It's midnight, and my eyes are tired. I've been writing all evening and my family is in bed and I really need to get some sleep.

Still, that familiar blue light beckons.

I remember I haven't checked Instagram all day, and I wonder what everyone is up to. By everyone, I mean the polished mamas with all-white farmhouse kitchens that I stalk on the daily just to see how the other half lives.

Sure enough, there are tons of new posts. One mama baked an apple tart by her apron-front sink with her two babies in bonnets. Another took her kids for an autumn stroll around the back field behind their house. One actually took a picture of a pineapple and photoshopped it to look like a dress on her daughter.

Here I am, in my dirty sweats with my dirty hair and headache and I suddenly feel even grosser.

I bet you've gone through something similar, mama.

I actually really love Instagram because it's beautiful. There's rarely too much political or personal drama. Instead, it's just tons of gorgeous photography and uplifting quotes and funny memes. I can get on there and scroll for 30 minutes and not look up.

Therein lies the problem. Because when I do look up, I don't love what I see quite as much. I notice the smudges on my kitchen cabinets more, and I wonder to myself why I don't think to do leaf etchings with my children or bake a shepherd's pie at two in the afternoon.

It's hard to remember that behind each staged photograph, there's a filter, and likely more than a little bit of stress. There might be children who don't want to pose, or an entire burnt pie that had to be created again to make that perfect shot we see on our screens.

Did you know that 4 in 5 women have low self-esteem? One main reason why? Social media.

Recent research reveals that 35% of women are worried about someone tagging them in an unflattering photo. Moreover, 27% worry about how they look in all pictures, and 22% of women link their self-worth to whether or not they got enough likes on their pictures.

What message does this send to our children? What message does this send to ourselves?

We're all trying to get through this crazy, messy, really hard thing called parenthood. We're doing it in business suits, in pajamas, in front of a computer or behind a camera. Of course, we want to show our best lives and put our best foot forward. But can we do it without making others feel less than in the process?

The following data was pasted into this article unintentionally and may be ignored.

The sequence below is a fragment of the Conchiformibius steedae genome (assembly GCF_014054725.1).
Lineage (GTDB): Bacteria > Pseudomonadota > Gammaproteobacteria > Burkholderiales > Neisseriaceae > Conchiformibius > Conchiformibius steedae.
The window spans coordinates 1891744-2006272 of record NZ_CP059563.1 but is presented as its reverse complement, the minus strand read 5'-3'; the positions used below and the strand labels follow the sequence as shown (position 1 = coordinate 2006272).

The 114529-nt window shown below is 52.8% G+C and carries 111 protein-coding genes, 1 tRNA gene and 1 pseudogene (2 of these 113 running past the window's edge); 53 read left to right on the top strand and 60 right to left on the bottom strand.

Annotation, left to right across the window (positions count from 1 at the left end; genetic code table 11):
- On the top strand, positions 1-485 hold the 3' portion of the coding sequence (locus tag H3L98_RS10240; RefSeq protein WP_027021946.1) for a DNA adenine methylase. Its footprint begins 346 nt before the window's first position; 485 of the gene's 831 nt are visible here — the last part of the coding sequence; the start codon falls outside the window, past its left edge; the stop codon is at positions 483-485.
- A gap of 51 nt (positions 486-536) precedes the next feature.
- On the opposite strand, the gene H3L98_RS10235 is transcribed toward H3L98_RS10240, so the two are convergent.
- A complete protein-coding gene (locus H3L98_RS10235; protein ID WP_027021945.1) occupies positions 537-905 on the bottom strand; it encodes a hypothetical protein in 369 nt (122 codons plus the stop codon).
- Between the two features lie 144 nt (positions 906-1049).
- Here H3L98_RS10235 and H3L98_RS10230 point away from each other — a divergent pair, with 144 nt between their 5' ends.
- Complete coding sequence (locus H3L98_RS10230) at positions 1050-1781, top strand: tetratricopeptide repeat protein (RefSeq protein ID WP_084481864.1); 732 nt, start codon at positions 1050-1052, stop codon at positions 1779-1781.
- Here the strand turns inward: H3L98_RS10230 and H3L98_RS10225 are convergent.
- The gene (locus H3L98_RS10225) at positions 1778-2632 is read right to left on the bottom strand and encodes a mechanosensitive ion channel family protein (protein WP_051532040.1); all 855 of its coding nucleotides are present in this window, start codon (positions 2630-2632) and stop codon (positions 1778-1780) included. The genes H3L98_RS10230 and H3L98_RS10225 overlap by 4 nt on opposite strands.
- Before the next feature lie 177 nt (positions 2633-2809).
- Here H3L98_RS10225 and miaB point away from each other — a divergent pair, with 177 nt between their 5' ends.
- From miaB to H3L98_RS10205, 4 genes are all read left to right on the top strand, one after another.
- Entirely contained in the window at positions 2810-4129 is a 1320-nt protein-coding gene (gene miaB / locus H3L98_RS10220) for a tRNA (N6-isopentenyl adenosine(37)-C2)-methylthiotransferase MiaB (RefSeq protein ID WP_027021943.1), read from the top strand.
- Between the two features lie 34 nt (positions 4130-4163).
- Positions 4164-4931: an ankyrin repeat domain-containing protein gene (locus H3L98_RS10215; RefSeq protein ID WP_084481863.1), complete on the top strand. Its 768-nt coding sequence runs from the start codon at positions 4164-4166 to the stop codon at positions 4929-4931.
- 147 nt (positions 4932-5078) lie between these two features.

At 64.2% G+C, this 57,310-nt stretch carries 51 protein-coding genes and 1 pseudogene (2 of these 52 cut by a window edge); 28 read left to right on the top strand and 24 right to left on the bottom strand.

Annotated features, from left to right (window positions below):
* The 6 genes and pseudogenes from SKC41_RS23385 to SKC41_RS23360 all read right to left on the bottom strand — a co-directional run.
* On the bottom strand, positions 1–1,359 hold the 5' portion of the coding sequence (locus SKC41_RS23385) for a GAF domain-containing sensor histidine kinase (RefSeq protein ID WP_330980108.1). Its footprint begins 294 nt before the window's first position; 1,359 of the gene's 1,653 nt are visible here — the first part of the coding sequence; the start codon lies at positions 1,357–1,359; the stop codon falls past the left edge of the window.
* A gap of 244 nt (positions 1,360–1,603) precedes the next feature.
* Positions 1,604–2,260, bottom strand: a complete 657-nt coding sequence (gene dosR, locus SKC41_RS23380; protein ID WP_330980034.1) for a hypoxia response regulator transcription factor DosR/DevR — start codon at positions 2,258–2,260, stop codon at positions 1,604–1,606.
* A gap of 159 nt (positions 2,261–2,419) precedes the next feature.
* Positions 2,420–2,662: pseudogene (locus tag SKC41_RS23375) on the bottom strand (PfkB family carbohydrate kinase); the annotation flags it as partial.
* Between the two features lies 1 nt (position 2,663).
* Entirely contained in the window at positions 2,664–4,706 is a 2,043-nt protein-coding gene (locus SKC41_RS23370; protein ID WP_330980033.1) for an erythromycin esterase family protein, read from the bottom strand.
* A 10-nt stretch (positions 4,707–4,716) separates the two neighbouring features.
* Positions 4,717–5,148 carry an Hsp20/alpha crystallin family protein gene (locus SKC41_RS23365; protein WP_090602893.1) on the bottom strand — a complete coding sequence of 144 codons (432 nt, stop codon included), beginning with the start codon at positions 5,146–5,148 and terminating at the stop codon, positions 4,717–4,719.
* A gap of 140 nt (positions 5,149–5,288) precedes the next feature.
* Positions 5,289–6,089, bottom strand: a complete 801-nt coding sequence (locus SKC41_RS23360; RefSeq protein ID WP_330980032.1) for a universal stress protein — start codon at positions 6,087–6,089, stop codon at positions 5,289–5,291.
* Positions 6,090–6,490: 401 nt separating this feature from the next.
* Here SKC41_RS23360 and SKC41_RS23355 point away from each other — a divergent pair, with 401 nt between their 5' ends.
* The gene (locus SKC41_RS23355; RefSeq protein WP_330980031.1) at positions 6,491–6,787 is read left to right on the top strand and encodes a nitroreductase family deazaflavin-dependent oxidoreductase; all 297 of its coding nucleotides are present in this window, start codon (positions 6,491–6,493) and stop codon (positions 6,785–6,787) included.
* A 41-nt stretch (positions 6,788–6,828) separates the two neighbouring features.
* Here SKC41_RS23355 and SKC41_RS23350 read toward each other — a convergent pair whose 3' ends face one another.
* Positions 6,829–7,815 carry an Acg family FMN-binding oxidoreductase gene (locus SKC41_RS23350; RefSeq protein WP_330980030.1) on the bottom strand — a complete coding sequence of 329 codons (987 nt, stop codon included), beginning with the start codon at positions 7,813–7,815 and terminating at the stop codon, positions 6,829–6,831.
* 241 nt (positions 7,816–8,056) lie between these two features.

I don't think getting rid of Instagram is the answer. I think the shift lies in reimagining how we can use the platform. When did it become so expected that every picture is polished, using the best light and backdrop possible? When did we create hashtags like #livingmybestlife that make others feel like just maybe they're not living their best life?

Let's start a new movement, mamas. Let's take one day out of the week and ditch the filters. Let's not stage a single thing and just capture real life, then post it without hesitation. When we look back on these pictures in 20 years, I think we're going to cringe just a little at the fact that everything is the same shade of washed-out white and our kids don't look natural at all. I don't know about you, but the photographs I truly cherish -- the physical ones I see in my mama's old photo albums -- aren't fussy or perfect at all. They're real.

So let's keep scrolling and keep posting. Lord knows the world needs a little positivity these days. But let's do it intentionally and honestly, raising each other up and encouraging one another to be authentic in the process. Then, on those days you don't feel like posting, soak in those babies. Breathe them in deeply and look them square in the eyes and don't even think about grabbing your camera.

All the good stuff you've already captured forever in your heart, anyway.

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